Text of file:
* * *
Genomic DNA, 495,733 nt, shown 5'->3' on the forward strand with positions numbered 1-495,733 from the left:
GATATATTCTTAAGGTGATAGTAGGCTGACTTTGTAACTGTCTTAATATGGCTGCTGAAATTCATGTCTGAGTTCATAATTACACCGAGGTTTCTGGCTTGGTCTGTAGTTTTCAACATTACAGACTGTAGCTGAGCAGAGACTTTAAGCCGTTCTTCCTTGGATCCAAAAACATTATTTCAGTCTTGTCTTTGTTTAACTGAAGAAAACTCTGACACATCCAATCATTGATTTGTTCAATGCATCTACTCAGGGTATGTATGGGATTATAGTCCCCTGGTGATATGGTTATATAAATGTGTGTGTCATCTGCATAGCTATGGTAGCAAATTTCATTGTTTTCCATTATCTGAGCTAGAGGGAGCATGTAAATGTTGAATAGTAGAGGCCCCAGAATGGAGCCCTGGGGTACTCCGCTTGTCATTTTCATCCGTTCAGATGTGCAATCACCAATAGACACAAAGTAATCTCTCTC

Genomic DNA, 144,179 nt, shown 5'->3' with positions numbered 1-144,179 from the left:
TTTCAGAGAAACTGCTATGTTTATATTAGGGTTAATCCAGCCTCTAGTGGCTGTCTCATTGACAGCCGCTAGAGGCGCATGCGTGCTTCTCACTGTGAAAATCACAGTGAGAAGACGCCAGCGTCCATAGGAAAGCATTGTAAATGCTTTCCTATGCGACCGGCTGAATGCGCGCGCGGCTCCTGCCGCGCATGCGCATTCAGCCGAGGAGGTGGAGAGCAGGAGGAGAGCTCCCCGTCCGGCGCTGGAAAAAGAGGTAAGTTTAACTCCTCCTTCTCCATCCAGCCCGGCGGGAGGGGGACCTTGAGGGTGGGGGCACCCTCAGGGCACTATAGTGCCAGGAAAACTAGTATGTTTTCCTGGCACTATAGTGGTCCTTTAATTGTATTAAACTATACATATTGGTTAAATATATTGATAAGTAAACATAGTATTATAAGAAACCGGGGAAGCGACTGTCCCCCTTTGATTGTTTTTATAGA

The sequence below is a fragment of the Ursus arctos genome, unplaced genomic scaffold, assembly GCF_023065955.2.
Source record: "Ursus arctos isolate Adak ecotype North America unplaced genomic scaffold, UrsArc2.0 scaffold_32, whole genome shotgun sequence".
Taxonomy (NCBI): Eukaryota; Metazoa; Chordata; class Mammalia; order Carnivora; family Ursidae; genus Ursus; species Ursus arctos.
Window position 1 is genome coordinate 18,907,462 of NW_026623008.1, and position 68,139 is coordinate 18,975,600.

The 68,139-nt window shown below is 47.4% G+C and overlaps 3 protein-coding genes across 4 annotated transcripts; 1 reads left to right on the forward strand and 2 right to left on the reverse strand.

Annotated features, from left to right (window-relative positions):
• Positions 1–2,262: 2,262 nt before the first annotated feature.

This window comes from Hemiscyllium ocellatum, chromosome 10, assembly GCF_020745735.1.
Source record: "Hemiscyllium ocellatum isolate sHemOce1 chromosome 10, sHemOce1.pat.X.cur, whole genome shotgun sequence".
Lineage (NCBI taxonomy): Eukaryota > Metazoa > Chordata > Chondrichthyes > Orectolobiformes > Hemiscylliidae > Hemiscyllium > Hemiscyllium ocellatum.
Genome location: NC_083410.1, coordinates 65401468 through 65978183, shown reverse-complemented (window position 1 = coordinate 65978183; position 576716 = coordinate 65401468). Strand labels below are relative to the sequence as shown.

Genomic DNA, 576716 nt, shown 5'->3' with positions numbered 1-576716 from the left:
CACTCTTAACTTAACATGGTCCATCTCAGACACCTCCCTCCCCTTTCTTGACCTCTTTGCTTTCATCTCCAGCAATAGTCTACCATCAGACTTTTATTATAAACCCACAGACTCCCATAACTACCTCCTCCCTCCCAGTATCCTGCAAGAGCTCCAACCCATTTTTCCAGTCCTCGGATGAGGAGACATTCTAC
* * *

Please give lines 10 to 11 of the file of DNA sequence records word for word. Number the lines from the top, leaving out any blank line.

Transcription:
Annotated features, from left to right (window-relative positions):
• Positions 1–2,262: 2,262 nt before the first annotated feature.